* finding more effective ways of reaching the educationally disadvantaged community (women, certain migrant groups, Aboriginal people, and those generally from rural and from lower socio-economic areas);
* strategies for teaching of values and attitudes, the resolution of conflicting views and for taking action, which are so different from teaching by precept and rational discussion;
* strategies for assessing students' attitudes and behaviours.
In the second issue of AJEE, Annette Greenall (1985), the then current (third) president of AAEE (1984-1986), provided an update on the development of environmental education in Australia, and particularly referenced the National Conservation Strategy for Australia (NCSA; Department of Home Affairs and Environment, 1984) as providing a new direction for the field. AAEE, through the incumbent president, Russell Linke, and other representatives had been party to the consensus that developed the NCSA; and the AAEE had high hopes for the prominence given to education in the strategy leading to more attention and funding for environmental education.
The next review of the status of, and challenges for, the field of environmental education in Australia came from Peter Fensham (1990), the first president of AAEE (1980-1982), in his discussion of developments and challenges in Australian environmental education. However, while Linke was wide ranging in his reflection on the past and future of the field, Fensham focused on the place of environmental education in the Australian school curriculum, and specifically at the Year 11 and Year 12 levels in Victoria. Fensham provided a useful analysis of the politics surrounding the survival of Environmental Studies as a separate subject in the Victorian senior secondary curriculum and the opportunities for the inclusion of environmental education in other senior secondary science subjects.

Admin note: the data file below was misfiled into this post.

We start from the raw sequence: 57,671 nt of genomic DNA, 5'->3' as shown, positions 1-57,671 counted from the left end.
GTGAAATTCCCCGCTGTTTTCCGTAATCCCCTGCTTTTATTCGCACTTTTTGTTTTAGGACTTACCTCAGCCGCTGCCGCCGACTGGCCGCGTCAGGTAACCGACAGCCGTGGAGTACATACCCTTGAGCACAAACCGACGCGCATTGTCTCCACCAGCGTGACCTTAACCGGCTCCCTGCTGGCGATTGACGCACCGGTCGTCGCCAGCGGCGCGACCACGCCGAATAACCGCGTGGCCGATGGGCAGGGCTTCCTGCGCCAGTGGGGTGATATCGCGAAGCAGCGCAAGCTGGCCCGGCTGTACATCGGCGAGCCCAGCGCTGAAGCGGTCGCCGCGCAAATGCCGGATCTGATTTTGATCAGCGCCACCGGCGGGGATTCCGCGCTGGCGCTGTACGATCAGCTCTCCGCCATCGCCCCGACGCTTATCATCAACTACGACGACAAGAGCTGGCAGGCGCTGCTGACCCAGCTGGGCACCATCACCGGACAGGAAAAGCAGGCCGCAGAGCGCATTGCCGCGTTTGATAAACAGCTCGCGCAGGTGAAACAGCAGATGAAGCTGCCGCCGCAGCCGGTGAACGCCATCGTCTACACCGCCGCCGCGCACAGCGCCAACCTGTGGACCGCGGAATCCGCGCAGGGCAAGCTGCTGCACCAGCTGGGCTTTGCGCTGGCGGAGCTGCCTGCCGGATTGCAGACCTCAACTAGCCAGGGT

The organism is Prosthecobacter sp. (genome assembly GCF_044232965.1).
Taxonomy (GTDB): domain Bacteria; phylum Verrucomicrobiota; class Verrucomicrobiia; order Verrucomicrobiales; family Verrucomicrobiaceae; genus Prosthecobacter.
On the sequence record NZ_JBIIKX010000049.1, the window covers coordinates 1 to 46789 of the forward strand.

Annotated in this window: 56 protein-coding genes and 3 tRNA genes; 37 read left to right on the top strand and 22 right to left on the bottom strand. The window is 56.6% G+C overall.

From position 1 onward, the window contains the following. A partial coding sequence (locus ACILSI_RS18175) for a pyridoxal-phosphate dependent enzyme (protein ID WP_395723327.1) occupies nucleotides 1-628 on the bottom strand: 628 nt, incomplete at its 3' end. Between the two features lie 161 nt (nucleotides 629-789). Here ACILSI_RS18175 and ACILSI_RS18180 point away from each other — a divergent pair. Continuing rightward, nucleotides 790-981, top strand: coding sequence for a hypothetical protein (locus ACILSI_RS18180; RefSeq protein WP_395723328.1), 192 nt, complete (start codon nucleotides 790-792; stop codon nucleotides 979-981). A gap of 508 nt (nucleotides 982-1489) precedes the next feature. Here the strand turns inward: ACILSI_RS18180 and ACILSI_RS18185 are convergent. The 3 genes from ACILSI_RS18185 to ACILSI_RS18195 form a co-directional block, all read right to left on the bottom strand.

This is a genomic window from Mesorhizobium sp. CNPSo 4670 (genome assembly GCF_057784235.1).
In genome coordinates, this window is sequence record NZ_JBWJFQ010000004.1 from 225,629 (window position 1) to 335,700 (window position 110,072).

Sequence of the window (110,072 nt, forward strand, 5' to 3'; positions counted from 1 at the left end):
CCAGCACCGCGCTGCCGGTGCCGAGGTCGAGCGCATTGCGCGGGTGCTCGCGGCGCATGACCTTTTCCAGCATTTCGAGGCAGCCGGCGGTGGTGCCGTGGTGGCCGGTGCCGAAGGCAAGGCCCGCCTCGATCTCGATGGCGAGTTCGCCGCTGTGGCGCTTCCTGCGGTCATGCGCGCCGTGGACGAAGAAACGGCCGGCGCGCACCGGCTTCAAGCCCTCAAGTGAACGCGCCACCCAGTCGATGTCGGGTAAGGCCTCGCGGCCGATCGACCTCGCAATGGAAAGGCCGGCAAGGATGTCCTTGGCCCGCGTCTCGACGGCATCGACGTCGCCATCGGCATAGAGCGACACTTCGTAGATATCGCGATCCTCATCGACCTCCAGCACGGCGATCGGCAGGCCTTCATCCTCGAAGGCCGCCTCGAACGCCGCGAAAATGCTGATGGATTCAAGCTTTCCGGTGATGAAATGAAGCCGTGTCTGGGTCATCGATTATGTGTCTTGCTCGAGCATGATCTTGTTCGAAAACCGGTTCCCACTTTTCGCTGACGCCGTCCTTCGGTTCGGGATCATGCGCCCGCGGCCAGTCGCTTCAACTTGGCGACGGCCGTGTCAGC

The first analysis of articles published in AJEE was undertaken by Andrew and Malone (1995) in what was called the journal's 10th year, but was actually the 12th, with a review of approximately 80 articles from the first 11 years. These articles were organised into seven categories, with many articles appearing in more than one category:
* Community Participation and Education;
* Conservation Education;
* Literary/Book Reviews;
* Professional Development;
* Teaching Practice.